Like much of this week’s theme at the Republican National Convention, Ron Johnson’s speech was about national security mistakes made by liberals.
Sen. Johnsons started his speech by highlighting Hillary Clinton’s infamous line where Mrs. Clinton said “What difference, at this point, does it make?” Then Sen. Johnson explained what difference it makes, saying “It makes a difference to the young Yazidi woman I met who was captured and brutalized by ISIS barbarians, the joy of life hauntingly absent in her eyes.
It makes a difference to the travelers, passing through airports in Brussels and Istanbul, who just wanted to get home to their family and friends. It makes a difference to the ordinary Americans sharing holiday cheer at a Christmas party in San Bernardino.”
Having delivered some tough body blows to Mrs. Clinton, Sen. Johnson turned his fire towards his own opponent this November, saying “In Wisconsin, I’m running against Russ Feingold, who, even after 9/11, voted against giving law enforcement the tools they need to help stop international terror. During his eighteen-year Senate career, he also voted against authorizing our military eleven separate times.” It isn’t coincidence that Sen. Johnson just released this video:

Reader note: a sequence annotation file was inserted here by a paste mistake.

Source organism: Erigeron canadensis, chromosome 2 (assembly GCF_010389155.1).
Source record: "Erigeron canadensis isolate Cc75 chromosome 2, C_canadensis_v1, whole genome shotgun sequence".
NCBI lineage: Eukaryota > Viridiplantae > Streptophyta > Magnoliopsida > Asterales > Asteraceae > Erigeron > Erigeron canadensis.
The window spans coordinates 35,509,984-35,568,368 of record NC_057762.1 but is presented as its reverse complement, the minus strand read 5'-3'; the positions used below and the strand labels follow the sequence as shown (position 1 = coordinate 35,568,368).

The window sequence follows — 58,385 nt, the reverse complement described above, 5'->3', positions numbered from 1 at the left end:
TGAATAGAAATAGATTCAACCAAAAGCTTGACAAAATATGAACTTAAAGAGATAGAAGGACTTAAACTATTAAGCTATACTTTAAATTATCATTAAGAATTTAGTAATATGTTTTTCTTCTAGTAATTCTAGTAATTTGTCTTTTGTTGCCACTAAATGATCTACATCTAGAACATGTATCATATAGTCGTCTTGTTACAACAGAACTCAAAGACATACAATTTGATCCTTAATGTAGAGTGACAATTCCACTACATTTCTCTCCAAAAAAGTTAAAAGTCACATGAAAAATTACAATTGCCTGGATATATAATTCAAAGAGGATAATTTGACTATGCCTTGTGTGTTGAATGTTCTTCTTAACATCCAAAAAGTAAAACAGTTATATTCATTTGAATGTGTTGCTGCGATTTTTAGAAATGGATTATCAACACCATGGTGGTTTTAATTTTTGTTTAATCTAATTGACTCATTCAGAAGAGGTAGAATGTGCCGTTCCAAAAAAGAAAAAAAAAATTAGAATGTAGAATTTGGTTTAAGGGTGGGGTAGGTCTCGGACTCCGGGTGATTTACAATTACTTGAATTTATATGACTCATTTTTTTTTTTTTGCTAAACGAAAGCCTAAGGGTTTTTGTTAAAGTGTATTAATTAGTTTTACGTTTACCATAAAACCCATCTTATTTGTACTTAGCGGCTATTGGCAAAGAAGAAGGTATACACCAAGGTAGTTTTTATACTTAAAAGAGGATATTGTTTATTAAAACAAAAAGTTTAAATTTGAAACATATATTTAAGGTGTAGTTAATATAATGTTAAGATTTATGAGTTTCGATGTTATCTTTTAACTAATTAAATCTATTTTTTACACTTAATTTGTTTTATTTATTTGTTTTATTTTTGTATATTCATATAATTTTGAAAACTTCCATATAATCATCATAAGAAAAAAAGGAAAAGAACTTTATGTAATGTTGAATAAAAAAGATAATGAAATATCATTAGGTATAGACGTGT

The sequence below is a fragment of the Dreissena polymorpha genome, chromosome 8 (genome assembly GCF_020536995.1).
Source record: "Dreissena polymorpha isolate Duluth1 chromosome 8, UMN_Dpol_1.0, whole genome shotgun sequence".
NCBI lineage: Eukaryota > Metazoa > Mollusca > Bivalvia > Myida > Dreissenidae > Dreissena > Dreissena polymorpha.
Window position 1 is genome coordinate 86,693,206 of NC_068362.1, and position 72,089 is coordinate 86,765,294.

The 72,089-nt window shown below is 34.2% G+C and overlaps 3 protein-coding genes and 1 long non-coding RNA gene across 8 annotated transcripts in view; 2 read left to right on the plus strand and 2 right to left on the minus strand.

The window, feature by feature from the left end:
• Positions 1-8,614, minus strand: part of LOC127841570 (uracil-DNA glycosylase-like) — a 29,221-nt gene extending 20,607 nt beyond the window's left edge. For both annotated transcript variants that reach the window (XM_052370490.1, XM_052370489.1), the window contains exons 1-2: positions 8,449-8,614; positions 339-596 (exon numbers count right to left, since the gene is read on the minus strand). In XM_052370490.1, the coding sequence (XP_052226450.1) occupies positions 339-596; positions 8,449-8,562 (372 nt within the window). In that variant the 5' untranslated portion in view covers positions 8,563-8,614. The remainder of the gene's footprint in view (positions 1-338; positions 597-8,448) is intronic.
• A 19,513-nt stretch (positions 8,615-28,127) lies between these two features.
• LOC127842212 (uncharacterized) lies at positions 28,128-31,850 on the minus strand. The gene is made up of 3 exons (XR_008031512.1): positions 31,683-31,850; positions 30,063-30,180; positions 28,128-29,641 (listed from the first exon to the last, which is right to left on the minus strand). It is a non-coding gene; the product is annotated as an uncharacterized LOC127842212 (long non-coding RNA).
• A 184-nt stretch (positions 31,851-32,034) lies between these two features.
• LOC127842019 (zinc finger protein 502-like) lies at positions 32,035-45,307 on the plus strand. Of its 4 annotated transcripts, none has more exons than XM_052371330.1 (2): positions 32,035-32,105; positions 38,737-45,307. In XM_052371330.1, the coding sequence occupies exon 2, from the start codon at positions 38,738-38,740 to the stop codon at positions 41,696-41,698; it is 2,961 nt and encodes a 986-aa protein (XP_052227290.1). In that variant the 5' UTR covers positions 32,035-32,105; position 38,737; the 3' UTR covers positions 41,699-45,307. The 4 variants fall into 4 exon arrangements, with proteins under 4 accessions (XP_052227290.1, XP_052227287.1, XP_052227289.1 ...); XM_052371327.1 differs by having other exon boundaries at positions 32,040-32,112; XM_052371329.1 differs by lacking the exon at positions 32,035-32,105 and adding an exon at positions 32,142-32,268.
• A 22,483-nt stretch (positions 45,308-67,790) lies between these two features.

Sen. Feingold isn’t hawkish, though he’s trying to sound more hawkish now. Feingold’s attempt to sound more hawkish sounds rather feeble:
At the time, he said, while he did not oppose everything contained within the bill, he did not believe it struck “the right balance between empowering law enforcement and protecting civil liberties.”
Feingold said Friday he stands by his vote, reiterating that the bill didn’t contain enough standards to protect Americans’ civil liberties. He added that he would support increasing resources for U.S. intelligence programs and the FBI.
Feingold didn’t worry about Americans’ civil liberties when he co-sponsored McCain-Feingold campaign finance reform that gutted Americans’ right to political free speech. I suspect that Feingold’s answer is just a dodge to avoid looking pathetic.
This makes Feingold sound totally wimpy:
He’s been basically trying to highlight any terrorist attack for political gain throughout this campaign. So it’s no surprise that this ad would have been produced, and that’s the problem with politicizing something that shouldn’t be politicized — is you might run into a situation where there’s a terrorist attack, and it’s a little embarrassing to have an ad up that really isn’t appropriate at this time.
The truth is that we can’t tolerate politicians that won’t fight terrorists with everything in the United States’ arsenal. That’s apparently what Mr. Feingold is attempting to do.
Authored By Let Freedom Ring Blog